The final tax treatment to consider is if you formed a C-Corporation for your affiliate marketing activities. If you did so, you’re required to file Form 1120 with the IRS to report earnings, and the entity pays taxes on those earnings. This is important for two main reasons. First, corporate tax rates are different than personal tax rates. Second, a C-Corporation can introduce the notion of “double taxation” by which the earnings of the company are effectively taxed at the entity level (corporate tax rates) and then again at the owner level (personal tax rates) in the event that dividends are distributed to owners. This is generally the least favorable entity type for affiliate marketers, but there are some instances where it could make sense.
It can mean sharing it on your social media profiles. It can mean including a few articles or video in your weekly newsletter that relate to your products. It can mean going on internet forums and replying to individuals whose questions you know how to answer. It can mean writing a guest post that gets your name and website name onto another person’s site, expanding your reach to their network as well.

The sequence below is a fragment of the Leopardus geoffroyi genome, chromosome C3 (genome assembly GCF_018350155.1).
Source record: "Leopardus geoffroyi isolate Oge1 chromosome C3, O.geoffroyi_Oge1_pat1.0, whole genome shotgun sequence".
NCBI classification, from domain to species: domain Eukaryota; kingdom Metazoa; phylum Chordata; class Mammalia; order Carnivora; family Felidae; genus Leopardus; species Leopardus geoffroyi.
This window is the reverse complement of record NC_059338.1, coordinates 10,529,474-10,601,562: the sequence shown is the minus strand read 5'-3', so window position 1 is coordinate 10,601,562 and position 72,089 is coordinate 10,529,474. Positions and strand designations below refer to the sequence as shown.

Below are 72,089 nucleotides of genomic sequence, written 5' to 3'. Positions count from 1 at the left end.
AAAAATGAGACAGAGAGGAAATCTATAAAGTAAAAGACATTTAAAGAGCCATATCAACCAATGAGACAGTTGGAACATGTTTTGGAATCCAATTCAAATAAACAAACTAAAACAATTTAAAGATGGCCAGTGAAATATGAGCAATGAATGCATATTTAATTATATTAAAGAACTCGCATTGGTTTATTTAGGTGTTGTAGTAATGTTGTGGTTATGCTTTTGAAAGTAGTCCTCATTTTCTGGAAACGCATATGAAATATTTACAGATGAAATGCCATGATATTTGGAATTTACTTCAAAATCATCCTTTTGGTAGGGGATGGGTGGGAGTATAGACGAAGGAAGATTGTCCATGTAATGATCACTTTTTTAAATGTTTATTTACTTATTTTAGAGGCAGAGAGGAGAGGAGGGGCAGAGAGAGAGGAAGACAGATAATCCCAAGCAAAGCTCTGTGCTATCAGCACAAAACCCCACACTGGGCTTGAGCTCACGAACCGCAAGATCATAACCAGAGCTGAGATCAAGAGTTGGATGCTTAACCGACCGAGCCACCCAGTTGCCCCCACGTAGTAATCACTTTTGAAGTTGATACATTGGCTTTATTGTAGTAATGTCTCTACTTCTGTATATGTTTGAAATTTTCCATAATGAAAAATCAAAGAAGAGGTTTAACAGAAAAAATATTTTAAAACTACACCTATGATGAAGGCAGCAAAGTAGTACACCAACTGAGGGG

Your small business must pay state income tax in the state you operate in. Depending on how your business is organized, you could pay corporate tax or a limited liability company tax in addition to your personal income tax. You may pay taxes in the state the selling company is located in if that state taxes entities who earn money within their borders (even if the earner is located out of state). Your affiliate marketing company is considered a separate entity from the selling company when it comes to figuring state income taxes.